The Female Energy

For those who know me, it doesn’t take long to realize I am all about equality and empowerment. Yes, you may even label me as a word everyone seems to be afraid of these days – Feminist. It is but natural that some of my personality would leak into this blog, leading to a crossover of Feminism and Art.


Such a crossover occurred when I attended a Bharatanatyam workshop by Smt. Vidhya Subramanian at Hyderabad a couple of weeks ago! After a stunning performance at CCRT to celebrate Hema Arangam’s first anniversary, Vidhya akka was at location ready to teach bright and early the very next morning. We started the day with warm ups and yogic stretches. Vidhya akka is known for her agility and speed in movement and explained that “Yoga is very important for dancers because it connects the mind to the body.”

The attendees of the workshop arranged by Hema Arangam with the lovely Smt. Vidhya Subramanian (center)

Finally when the time came to start learning an item, we were excited to hear that we would be learning a piece from Vidhya’s repertoire the previous night. Jai Durge—a hindi bhajan adapted to Durga ragam. Durga, or Kali as she is also known is one of my favourite symbols as far as Hindu mythology is concerned. She is empowered, at once a force of destruction and creation, famed for being a dark-skinned beauty and conquering demons. This goddess, famed for being deadly and beautiful has always struck me as the epitome of my Feminism.

The Left hand Mudra depicts a Lion (you can imagine the wild mane), and the Right hand Mudra depicts a whip. Durga is depicted as the one who rides a Lion as her vehicle. Talk about fierce.

Here are some of the lyrics translated for you:

Jai Durge, Durgati pariharini

Victory to Durga, the remover of sorrows

Shumbha vidarini Mata Bhavani

Remover of evils/ demons, our Mother

Adhi Sakthi Parabramha Swaroopini

The Primordial energy, the Ultimate form

It’s really wonderful that the Indian arts still find a way to communicate stories from the scriptures to the next generation. The piece that Vidhya Subramanian taught begins with a choreographed conversation and battle between the demon Mahisha and Goddess Durga that can be found in the Markandeya Purana (Vedic Scripture). In an act of arrogance, Mahisha received a boon that he could only be destroyed by a woman. When he sees Goddess Durga, believed to be the Ultimate energy, he scoffs at her unable to believe that she could defeat him. As they battle using various weapons, finally Durga kills him with a spear to his neck, a scene immortalized by many sculptures and paintings in India.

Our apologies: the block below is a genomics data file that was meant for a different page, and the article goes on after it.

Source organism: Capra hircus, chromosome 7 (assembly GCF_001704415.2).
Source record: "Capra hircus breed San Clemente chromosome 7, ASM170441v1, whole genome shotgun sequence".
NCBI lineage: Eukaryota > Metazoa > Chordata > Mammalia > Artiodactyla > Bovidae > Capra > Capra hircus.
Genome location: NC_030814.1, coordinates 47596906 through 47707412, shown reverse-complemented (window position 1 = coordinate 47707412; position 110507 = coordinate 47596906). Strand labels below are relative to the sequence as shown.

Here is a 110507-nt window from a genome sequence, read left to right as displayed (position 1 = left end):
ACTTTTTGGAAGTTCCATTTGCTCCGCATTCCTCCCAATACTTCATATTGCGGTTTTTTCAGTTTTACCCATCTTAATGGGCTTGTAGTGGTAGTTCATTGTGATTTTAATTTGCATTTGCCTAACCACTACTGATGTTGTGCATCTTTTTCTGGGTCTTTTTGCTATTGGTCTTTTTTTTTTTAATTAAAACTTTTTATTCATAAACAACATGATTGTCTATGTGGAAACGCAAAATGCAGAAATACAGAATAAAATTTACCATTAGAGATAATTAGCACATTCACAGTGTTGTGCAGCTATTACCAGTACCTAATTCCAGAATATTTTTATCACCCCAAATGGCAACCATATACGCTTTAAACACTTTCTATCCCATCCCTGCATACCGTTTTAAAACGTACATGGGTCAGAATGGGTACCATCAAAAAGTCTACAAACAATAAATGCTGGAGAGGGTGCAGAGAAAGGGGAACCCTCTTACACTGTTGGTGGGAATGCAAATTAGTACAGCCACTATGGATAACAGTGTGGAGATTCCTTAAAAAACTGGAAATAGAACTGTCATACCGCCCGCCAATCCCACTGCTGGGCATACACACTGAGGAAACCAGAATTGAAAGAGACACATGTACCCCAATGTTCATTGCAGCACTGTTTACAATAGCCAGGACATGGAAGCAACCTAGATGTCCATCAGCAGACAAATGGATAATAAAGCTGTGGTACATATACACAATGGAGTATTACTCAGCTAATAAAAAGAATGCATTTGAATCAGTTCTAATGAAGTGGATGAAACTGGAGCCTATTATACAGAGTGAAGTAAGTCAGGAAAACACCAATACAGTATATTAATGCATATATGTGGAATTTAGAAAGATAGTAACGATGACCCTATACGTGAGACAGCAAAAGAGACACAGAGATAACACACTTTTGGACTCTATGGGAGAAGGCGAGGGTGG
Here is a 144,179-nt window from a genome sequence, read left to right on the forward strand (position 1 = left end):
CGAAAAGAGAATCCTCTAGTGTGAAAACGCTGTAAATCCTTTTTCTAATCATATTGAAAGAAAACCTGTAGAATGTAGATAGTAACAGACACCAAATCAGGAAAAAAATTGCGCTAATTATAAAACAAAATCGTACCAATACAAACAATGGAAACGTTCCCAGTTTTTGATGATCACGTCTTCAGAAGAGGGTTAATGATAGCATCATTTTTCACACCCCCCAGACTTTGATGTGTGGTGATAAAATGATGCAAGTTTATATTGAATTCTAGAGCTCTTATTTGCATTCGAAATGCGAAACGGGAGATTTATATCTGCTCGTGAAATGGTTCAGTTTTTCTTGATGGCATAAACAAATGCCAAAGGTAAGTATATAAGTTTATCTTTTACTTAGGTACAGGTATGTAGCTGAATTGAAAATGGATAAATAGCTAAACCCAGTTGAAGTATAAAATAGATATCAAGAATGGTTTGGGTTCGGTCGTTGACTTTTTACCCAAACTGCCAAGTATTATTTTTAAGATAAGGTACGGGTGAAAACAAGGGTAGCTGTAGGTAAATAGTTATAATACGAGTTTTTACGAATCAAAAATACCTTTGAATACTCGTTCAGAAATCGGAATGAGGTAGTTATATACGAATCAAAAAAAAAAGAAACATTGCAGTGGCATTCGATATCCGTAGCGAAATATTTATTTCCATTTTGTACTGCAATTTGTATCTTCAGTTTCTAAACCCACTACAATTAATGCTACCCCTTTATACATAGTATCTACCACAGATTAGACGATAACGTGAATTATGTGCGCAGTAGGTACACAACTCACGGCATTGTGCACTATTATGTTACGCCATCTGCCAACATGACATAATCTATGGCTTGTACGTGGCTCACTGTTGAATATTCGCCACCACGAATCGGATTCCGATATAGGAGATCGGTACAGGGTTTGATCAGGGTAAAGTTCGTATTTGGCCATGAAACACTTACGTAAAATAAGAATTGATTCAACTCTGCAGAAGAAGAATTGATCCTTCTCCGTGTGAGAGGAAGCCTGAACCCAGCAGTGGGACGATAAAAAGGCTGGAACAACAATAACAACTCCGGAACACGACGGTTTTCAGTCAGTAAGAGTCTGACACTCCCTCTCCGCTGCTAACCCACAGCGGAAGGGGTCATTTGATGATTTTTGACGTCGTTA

Captured on a temple wall during my trip to Chidambaram, here is a sculpture of Kali/ Durga. The invaders may have chopped her arms off, but her power transcends all!

The primordial energy—the energy of creation is understandably exhalted in the female form. Womanhood is marked by moments of pain, strength and endurance. The story of Durga, dated to Vedic times is indigenous to the cultural history of India which is ironic given the current situation in the country. With female foeticide still happening in India (and not just the rural areas either), dark-skin shaming, acid-attacks on women who would *dare* to spurn a man… with politicians answering “boys will be boys,” when asked to comment on increasing sexual assault, it is indeed a paradox when the very same men in power pray to their Goddesses to get their seat in politics. It then becomes exceedingly important that the female energy in the form of Durga remains relevant and contextualized in the 21st century.

It is important to mention that Smt. Vidhya Subramanian has worked on projects such as Aham Sita that bring a modern perspective on ancient mythology by giving a voice to the female characters. When hearing Vidhya akka speak about such projects, I felt a kinship grow and look forward to more artists using traditional art to address current issues. In terms of learning, I appreciated Vidhya akka explaining the meaning and intention behind every movement. I find that within our generation, it is becoming increasingly rare to find people with a knowledge of Sanskrit, so it is extremely vital that as students we at the very least record word-for-word translations. She was patient and made sure that all students present understood the meanings and gave personal attention to each individual’s queries. When we had a Q&A session she had a lot of stories to share about her experiences learning from her Vadhyar Sri Swamimalai Rajarathnam Pillai, and touring with my Guru Smt. Anuradha Jagannathan. It is always wonderful to see how people who learned from Vadhyar speak with such fondness about his individualistic teaching style. Vidhya akka shared a sentiment that I have heard from my Guru as well – that Vadhyar was one of the last nattuvanars who designed pieces with the student’s strengths and weaknesses in mind.

It was a true delight sharing these experiences with Smt. Vidhya Subramanian and my new friends in Hyderabad. Jai Durge!


8 Things I learned from doing Outdoor Photoshoots

I am finally back in Canada and I am really grateful for some of the unique opportunities that came up while I was away. I had the chance to do a couple of outdoor photoshoots for the first time and while I am no super-model to be giving any advice I thought I’d share some tips.

  • Work your angles. This takes exercising some vanity in front of the mirror. It’s better if you have a few ideas of poses you want to do and understand how your body looks. Work to your strengths. Fix your posture and hand gestures as though you were being pulled up by a puppeteer. Most importantly, shift your body from being straight in front of the camera/mirror to being 45 degrees, and 90 degrees away. See what suits your desired pose best!


  • Practice your different smiles. Again, this will engage some of your vanity, but I guess it’s a good thing we are all getting accustomed to taking empowering selfies! The thing is, sometimes your natural laughter or natural smile might be too wide and reflect too much light off your teeth. The irony is that your close-lipped, unnatural smile ends up looking more natural on camera and your genuine mirth can look insincere. Also remember how your makeup has been applied – if you go too overboard with your facial expressions and have dramatic makeup on at the same time it can be too much.
  • Stretch before you do the photoshoots and after. Doing photoshoots may seem like its easier than actually performing on stage. In some ways, yes it is. But remember you are required to hold your pose while the photographer adjusts his lights and level of flash. And you can’t let the strain show on your face! Because we aren’t models by profession this is probably the hardest part of the job. All those early lessons in adavus come handy in holding aramandi and muzhumandi!